Pushing Boundaries, Blurring Lines: How Repugnant Transactions Shape Institutional Entrepreneurship

Aureliu Sindila, Nicolai Juul Foss, Xueyong Zhan

Research output: Unpublished conference presentation (presented paper, abstract, poster)PosterAcademic researchpeer-review


Repugnant transactions, that is, commercially viable yet morally or socially questionable activities, represent a unique arena for the understanding of institutional entrepreneurship that has not yet been addressed in management research. Here, entrenched norms are exploited, challenged, and potentially transformed by entrepreneurs pushing the boundaries of ethical acceptability. This article theorizes the links between repugnant transactions and institutional entrepreneurship, drawing upon insights from research on repugnant transactions, moral markets, and stigmatized industries. We introduce the concept of the repugnance entrepreneur, highlighting their agency in (re-)shaping the legitimacy of transactions and associated activities. Repugnance entrepreneurs engage in norm-challenging activities motivated by the anticipated repugnance premium (i.e., expected additional payment for offering repugnant products or services) and the realized repugnance premium (i.e., the actual compensation received after navigating institutional entrepreneurship and societal reactions). Repugnant transactions’ deviance from established norms influences repugnance entrepreneurs’ participation in institutional entrepreneurship as well as the reaction of the rest of society, influencing the extent to which institutional entrepreneurship verily results in institutional change. This process may potentially culminate in the creation of new institutions or the transformation of existing ones.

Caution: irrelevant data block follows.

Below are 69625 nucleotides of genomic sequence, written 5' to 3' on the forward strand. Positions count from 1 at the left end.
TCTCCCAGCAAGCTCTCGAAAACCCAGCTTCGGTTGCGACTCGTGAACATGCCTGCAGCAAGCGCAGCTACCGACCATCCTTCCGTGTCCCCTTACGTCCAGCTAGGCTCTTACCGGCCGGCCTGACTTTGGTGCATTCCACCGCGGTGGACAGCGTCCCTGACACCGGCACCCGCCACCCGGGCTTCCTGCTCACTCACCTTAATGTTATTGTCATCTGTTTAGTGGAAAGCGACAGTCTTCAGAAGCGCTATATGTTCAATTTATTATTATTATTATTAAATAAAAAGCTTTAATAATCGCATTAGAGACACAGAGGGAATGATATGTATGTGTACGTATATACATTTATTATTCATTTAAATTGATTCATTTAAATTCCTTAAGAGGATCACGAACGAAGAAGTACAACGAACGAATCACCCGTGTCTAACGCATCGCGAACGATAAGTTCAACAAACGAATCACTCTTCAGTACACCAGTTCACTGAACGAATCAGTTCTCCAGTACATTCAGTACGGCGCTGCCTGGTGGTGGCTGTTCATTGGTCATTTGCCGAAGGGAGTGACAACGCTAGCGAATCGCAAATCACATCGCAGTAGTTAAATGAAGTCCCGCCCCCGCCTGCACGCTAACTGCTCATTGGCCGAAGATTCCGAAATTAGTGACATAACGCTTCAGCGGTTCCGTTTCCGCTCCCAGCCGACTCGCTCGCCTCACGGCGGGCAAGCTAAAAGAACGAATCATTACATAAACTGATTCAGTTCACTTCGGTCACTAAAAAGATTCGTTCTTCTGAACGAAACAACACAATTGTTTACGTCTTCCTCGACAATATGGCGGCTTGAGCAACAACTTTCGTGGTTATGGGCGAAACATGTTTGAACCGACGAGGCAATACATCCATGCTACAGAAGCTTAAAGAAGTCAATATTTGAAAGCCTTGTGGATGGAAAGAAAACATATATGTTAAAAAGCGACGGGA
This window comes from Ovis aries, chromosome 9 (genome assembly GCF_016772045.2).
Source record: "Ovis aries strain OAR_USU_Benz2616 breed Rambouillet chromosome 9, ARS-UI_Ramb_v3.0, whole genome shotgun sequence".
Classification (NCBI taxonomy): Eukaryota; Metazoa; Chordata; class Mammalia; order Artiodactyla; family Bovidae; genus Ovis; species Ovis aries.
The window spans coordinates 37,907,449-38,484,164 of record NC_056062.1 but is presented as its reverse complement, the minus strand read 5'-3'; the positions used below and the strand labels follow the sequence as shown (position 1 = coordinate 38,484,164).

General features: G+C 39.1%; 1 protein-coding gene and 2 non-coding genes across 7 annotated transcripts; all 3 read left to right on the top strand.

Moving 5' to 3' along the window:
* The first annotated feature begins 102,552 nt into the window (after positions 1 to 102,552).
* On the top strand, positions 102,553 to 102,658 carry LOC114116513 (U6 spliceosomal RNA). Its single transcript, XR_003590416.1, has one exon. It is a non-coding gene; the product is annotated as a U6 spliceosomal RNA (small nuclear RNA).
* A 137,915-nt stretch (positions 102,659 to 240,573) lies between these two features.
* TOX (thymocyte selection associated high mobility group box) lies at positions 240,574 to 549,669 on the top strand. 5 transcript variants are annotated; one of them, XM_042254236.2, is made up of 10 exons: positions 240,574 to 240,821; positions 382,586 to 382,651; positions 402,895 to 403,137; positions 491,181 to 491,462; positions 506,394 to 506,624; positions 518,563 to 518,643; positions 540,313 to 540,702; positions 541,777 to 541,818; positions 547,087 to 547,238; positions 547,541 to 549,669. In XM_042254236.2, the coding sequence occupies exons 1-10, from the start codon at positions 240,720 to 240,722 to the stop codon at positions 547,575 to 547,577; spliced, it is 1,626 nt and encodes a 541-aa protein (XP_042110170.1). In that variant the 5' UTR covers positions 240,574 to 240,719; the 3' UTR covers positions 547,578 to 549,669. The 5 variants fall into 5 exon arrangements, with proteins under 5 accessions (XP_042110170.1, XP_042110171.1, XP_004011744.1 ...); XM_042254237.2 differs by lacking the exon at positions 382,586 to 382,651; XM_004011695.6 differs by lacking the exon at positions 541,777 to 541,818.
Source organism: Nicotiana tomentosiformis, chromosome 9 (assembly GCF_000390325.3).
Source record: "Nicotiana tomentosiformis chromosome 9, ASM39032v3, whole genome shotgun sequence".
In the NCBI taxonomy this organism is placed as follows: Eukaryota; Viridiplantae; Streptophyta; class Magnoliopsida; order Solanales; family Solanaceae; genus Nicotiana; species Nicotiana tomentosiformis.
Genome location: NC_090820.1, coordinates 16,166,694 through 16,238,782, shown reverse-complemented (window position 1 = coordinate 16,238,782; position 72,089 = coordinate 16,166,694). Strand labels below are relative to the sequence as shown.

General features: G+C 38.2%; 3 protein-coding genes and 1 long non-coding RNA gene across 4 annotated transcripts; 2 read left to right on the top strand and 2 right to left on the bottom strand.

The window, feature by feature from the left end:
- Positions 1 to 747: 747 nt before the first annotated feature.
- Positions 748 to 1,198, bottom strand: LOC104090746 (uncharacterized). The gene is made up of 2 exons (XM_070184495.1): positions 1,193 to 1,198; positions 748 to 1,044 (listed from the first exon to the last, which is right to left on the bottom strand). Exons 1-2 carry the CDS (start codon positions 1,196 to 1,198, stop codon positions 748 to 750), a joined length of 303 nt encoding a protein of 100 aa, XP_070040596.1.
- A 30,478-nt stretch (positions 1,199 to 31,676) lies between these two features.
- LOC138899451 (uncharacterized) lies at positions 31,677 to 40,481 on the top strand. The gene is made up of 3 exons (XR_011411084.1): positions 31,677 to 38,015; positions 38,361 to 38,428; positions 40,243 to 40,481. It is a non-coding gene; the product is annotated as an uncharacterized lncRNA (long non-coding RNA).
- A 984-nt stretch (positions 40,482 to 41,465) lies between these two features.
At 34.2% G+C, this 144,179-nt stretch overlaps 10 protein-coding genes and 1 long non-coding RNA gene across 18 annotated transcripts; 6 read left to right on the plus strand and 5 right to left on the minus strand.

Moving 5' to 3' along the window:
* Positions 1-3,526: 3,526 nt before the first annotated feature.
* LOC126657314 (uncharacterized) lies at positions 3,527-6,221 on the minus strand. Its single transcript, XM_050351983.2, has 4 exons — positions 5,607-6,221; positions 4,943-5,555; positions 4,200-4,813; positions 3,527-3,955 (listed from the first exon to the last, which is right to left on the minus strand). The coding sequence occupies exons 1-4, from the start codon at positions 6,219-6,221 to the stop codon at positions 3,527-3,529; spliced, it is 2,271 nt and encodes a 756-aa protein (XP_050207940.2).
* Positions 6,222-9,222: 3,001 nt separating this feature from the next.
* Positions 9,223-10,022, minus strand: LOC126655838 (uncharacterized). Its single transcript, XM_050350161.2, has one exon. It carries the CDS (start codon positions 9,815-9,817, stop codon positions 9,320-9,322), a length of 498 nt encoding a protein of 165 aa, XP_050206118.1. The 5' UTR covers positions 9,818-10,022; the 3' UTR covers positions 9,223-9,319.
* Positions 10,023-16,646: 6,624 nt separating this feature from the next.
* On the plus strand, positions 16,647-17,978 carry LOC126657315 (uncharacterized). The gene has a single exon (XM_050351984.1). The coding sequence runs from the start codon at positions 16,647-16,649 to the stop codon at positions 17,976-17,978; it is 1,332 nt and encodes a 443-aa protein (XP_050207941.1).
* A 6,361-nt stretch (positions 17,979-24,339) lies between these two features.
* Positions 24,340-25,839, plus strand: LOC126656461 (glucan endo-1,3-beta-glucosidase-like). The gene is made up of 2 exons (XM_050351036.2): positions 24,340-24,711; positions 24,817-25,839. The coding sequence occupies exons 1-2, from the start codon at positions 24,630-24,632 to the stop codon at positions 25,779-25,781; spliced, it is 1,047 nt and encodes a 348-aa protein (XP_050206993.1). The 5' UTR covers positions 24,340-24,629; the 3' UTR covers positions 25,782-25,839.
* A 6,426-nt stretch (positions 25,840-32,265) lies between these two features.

Original languageEnglish
Publication statusPublished - 22 Jun 2024


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